LIRR Workers Delay Possible Strike, Fresh Negotiations Coming
NEW YORK (CBSNewYork) – A potential Long Island Rail Road worker strike has been pushed back by members of the largest union.
As WCBS 880’s Marla Diamond reported, the March 21 strike threat is on hold until July 20 as union members and the Metropolitan Transportation Authority agree to more talks with a federal arbitrator in Washington.
But the two sides are still far apart on contract negotiations, Diamond reported.
“Preventing a work stoppage in the near future is in the hands of the MTA,” Sheet Metal, Air, Rail and Transportation Union representative Anthony Simon said. “The board has said you have the ability to pay and now they want to stay on a net zero and it’s just not sustainable.”
The agency rejected the recommendations of one presidential review board earlier this year.
As CBS 2’s Andrea Grymes reported, the presidential emergency board recommended annual raises of 2.83 percent over six years with some health benefit contributions. Despite what the MTA requested to save money, the panel did not propose work rule changes.
The union said while it wasn’t ideal, they were willing to accept the deal. The MTA, however, was not.
“For the first time in my 35-year union career, I have seen a rail carrier spit in the face of a presidential emergency board’s recommendations,” TCU/IAM National Vice-President Joel Parker said.
The board said the MTA has various revenue and funding options, including previously announced fare increases.
But the MTA said it does not want to raise fares to cover the costs of a new contract.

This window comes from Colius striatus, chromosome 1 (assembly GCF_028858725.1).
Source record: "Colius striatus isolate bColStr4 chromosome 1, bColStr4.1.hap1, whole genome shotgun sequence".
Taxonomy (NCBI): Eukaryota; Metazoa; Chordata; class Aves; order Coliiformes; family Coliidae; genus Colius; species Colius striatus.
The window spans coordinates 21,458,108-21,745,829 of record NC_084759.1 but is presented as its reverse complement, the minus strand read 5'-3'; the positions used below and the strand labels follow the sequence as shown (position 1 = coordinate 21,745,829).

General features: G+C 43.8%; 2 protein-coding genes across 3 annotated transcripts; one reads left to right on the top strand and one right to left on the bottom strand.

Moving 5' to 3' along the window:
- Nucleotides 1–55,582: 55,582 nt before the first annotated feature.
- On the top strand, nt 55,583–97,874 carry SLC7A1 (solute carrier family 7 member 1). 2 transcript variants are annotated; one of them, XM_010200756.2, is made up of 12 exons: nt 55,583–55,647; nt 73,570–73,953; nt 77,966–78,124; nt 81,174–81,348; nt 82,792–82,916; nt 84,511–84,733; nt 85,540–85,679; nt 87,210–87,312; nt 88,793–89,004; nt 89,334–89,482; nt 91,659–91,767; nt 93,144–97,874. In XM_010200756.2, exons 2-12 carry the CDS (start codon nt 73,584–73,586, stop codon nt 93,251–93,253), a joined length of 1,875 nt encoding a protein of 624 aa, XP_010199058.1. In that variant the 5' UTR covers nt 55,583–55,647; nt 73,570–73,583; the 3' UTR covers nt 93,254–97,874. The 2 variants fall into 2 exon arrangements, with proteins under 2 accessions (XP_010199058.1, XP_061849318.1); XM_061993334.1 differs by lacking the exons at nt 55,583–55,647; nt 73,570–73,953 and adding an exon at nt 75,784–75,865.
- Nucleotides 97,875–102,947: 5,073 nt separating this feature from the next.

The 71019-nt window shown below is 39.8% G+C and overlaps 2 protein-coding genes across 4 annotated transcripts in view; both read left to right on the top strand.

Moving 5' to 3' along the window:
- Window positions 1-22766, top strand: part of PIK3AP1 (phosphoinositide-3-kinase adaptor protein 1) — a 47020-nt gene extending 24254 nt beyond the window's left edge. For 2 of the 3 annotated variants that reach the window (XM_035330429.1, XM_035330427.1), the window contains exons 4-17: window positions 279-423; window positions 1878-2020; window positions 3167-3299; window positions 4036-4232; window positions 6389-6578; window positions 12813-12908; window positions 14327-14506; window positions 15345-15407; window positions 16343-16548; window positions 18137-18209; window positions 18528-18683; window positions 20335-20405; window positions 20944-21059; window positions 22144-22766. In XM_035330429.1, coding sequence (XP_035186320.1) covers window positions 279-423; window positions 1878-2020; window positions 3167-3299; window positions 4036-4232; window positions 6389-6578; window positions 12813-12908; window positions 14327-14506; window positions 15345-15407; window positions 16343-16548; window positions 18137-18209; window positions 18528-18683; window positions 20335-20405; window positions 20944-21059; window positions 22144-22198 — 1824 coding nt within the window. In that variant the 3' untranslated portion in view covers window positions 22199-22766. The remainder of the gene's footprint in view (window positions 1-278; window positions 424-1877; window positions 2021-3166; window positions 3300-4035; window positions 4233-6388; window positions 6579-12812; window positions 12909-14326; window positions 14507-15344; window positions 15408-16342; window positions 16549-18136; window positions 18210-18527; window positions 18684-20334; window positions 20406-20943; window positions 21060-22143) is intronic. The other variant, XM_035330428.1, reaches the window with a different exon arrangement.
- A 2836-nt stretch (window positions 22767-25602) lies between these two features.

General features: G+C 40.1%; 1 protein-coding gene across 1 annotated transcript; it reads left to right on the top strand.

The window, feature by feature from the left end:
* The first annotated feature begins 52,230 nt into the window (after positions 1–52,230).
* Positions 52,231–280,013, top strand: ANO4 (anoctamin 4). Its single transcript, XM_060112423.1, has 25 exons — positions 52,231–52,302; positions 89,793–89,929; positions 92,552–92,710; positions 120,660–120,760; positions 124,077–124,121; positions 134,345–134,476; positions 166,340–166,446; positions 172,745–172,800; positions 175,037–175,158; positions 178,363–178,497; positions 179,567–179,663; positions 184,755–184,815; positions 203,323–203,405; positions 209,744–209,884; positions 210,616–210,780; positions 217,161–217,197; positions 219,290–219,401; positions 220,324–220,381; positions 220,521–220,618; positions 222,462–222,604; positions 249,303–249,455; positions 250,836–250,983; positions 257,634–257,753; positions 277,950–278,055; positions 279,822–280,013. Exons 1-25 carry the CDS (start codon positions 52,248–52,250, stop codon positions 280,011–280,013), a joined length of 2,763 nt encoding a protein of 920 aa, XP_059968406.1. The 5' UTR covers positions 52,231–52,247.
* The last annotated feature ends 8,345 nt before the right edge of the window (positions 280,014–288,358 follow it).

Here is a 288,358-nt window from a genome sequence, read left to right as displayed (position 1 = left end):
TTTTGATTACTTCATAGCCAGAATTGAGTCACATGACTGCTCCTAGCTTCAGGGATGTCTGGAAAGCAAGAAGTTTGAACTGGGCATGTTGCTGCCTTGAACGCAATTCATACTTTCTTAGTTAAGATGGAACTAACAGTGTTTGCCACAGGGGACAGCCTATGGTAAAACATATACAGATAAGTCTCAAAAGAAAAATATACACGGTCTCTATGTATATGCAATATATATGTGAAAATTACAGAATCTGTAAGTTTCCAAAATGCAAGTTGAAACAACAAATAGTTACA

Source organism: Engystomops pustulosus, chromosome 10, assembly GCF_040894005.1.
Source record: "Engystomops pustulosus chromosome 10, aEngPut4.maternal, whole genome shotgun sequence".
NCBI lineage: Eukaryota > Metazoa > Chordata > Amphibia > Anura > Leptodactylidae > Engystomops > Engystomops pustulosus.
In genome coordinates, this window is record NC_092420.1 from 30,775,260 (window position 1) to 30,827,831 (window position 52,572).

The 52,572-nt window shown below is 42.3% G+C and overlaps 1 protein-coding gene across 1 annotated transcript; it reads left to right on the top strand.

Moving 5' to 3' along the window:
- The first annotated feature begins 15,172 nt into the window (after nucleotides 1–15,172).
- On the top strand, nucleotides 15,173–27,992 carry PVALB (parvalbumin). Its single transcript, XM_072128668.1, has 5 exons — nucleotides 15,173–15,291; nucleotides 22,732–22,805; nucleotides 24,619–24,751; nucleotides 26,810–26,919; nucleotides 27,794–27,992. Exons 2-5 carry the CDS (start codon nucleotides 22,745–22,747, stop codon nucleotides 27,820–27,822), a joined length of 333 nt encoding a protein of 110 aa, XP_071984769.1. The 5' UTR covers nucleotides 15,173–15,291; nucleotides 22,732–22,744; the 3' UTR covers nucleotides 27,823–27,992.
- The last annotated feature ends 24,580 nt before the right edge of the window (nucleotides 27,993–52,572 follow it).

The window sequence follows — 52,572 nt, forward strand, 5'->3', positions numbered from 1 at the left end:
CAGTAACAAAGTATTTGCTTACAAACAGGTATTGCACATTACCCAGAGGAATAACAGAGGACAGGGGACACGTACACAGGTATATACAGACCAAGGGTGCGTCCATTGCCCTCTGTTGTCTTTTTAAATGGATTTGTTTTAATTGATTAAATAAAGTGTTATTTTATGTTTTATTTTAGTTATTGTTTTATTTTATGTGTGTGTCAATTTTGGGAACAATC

“All our employees deserve a raise. We want to pay for those raises through some cost-neutral proposals,” MTA spokesman Adam Lisberg said. “Any increases in salaries need to be paid for by other changes.”
Those proposals include work rule changes and employer contributions to health care.
Some local officials have gotten involved with the hopes of avoiding a strike altogether.
“We’re going to continue pressing them to come to a fair, negotiated compromise that keeps the trains running without increasing fares,” Rep. Steve Israel told WCBS 880’s Steve Scott on Friday.
Both sides will meet next week at the National Mediation Board. The unions and MTA said they’re hopeful they can reach an agreement. But if not, the MTA said it will seek out another presidential emergency board.
The unions believe the MTA can find money in the budget to increase salaries without passing the cost onto riders or making work rule changes.
The MTA said if the presidential emergency board’s recommendations were applied across the entire system, it would cost $400 million a year, the equivalent of a 12 percent fare hike.
LIRR unions have been without a contract since 2010. Smaller LIRR unions have approved similar votes to walk off the job.
A strike would send 300,000 daily commuters scrambling to find an alternate means of transportation.
“It would affect me real bad,” one commuter said.
“I’d have no means, really, of getting to where I need to go,” another LIRR rider added.
If a strike happens it would be the LIRR’s first since 1994.
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